A Green Party TD has complained to the Advertising Standards Agency for Ireland (ASAI) regarding AirBnB in Palestine.
Patrick Costello, TD for Dublin South-Central, wrote to the watchdog last month after noticing more than 20 examples of the short-term rental agency listing holiday homes in illegal Israeli settlements on occupied Palestinian land in the West Bank as being in Israel.
Mr Costello accuses Airbnb of deliberately failing to accurately label listings as being in settlements and, instead, describing them as being in Israel.
He says this is a breach of the advertising standard code which notes: “A marketing communication should not mislead, or be likely to mislead, by inaccuracy, ambiguity, exaggeration, omission or otherwise."
The complaint was lodged by the ASAI to AirBnB on July 28, after which the company had 10 days to respond to the issues raised. A reminder is sent after the ten-day period.
If Airbnb fails to respond at that point in time, Mr Costello's complaint will be automatically upheld by the ASAI's complaints committee and the advertising will have to be amended or removed.
Talking about his decision to submit the complaint, Mr Costello, who has previously worked as a human rights observer in the Occupied Territories, said we should not allow them to be come “normalised” or we risk facilitating a “de facto annexation”.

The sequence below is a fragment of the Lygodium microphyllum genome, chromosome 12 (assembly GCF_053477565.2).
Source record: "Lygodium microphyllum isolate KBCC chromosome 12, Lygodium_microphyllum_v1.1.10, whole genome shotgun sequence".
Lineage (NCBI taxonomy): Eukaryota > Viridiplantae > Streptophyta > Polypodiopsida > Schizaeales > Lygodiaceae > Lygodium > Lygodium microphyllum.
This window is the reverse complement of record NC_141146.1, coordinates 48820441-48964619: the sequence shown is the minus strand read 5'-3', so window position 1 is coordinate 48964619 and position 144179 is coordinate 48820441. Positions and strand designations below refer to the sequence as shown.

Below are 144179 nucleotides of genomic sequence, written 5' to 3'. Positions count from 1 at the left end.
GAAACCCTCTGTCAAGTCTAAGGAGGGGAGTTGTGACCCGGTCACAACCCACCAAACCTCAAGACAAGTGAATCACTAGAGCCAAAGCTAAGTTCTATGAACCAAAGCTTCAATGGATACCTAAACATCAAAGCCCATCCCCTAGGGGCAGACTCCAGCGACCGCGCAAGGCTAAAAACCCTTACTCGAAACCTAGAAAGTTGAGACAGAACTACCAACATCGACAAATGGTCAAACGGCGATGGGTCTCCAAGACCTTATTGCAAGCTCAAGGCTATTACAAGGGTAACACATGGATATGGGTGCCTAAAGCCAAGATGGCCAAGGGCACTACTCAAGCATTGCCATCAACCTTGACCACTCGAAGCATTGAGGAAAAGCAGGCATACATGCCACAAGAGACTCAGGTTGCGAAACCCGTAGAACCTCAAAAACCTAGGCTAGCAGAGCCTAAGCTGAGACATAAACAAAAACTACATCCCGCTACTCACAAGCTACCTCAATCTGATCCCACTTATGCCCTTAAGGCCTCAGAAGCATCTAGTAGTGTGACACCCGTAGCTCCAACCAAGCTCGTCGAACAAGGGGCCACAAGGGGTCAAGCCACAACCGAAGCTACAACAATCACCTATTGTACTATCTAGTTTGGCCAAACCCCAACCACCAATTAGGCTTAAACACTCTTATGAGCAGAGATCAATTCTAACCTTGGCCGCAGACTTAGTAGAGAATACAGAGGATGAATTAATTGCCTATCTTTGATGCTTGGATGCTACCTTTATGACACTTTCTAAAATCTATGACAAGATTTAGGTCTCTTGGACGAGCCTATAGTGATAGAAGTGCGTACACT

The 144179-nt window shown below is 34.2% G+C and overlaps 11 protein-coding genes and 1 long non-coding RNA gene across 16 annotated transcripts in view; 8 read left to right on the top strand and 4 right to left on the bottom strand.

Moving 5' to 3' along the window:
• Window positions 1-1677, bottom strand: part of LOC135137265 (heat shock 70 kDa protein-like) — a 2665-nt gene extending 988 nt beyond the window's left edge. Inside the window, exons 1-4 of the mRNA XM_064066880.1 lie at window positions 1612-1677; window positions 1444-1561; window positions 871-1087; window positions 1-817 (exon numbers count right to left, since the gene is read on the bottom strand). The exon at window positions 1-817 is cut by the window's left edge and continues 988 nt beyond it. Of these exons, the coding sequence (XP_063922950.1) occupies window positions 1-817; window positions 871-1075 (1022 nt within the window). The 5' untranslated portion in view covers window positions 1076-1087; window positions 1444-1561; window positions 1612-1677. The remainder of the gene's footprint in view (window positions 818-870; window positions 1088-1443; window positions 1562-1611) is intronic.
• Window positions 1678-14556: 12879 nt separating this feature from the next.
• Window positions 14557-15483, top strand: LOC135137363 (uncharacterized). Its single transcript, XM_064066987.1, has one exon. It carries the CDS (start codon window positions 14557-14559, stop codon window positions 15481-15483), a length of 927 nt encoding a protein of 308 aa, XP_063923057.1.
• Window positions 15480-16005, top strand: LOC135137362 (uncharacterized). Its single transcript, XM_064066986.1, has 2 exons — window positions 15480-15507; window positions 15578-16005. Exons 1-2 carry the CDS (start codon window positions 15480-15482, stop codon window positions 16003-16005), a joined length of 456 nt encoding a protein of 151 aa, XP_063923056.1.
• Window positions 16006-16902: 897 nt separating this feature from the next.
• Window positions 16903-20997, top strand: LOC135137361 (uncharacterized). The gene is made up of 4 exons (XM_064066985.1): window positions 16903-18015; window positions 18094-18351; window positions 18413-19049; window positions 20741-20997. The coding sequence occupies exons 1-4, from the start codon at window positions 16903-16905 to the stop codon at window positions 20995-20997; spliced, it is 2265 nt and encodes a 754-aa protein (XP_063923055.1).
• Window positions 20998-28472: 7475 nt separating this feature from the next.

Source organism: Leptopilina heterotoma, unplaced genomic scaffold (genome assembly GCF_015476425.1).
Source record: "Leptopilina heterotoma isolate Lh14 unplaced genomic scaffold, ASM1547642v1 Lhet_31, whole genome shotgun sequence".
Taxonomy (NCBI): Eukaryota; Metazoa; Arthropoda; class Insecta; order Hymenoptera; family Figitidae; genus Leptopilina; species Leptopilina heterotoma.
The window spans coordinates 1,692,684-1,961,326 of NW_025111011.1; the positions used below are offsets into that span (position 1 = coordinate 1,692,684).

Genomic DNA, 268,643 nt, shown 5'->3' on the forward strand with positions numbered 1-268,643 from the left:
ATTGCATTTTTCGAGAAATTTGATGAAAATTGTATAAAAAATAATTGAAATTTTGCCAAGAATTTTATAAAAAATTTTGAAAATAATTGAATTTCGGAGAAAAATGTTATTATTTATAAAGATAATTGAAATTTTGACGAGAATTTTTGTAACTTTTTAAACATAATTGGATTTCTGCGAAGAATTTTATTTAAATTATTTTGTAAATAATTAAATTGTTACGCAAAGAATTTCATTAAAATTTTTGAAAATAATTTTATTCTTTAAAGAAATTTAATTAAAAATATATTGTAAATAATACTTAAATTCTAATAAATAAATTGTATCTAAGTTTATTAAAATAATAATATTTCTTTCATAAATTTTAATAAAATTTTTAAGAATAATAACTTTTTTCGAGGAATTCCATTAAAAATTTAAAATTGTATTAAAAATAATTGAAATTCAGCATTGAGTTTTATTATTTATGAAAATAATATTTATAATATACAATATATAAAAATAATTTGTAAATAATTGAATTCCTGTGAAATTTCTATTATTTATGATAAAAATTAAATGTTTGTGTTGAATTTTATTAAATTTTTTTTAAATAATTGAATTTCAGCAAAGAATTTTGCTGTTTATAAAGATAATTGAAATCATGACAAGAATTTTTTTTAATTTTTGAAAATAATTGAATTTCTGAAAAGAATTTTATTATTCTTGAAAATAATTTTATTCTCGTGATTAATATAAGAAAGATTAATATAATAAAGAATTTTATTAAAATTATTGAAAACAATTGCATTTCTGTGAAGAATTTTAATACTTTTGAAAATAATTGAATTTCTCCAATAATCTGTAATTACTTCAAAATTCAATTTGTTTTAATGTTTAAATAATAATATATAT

“The EU and the Irish government have consistently called the settlements illegal, and not recognised them as part of Israel, but without action the situation will never change,” he said.
“We have labelling guidelines that reflect international law, this is one step to enforce them.
“Overall, enforcement of labelling guidelines, while positive, is a small step. In the absence of more significant action like passing the occupied territories bill, we should still take every small step we can.”
Mr Costello added the company is acutely aware that these listing are not in Israel but in occupied Palestinian territory.
In November 2018, AirBnB said it would remove listings for rental properties in Israeli settlements in the occupied West Bank, while still maintaining its more than 20,000 listings in Israel.
In 2019, the company reversed its decision and continued to allow such listings.
The settlements are considered illegal under international law, although this is disputed by Israel.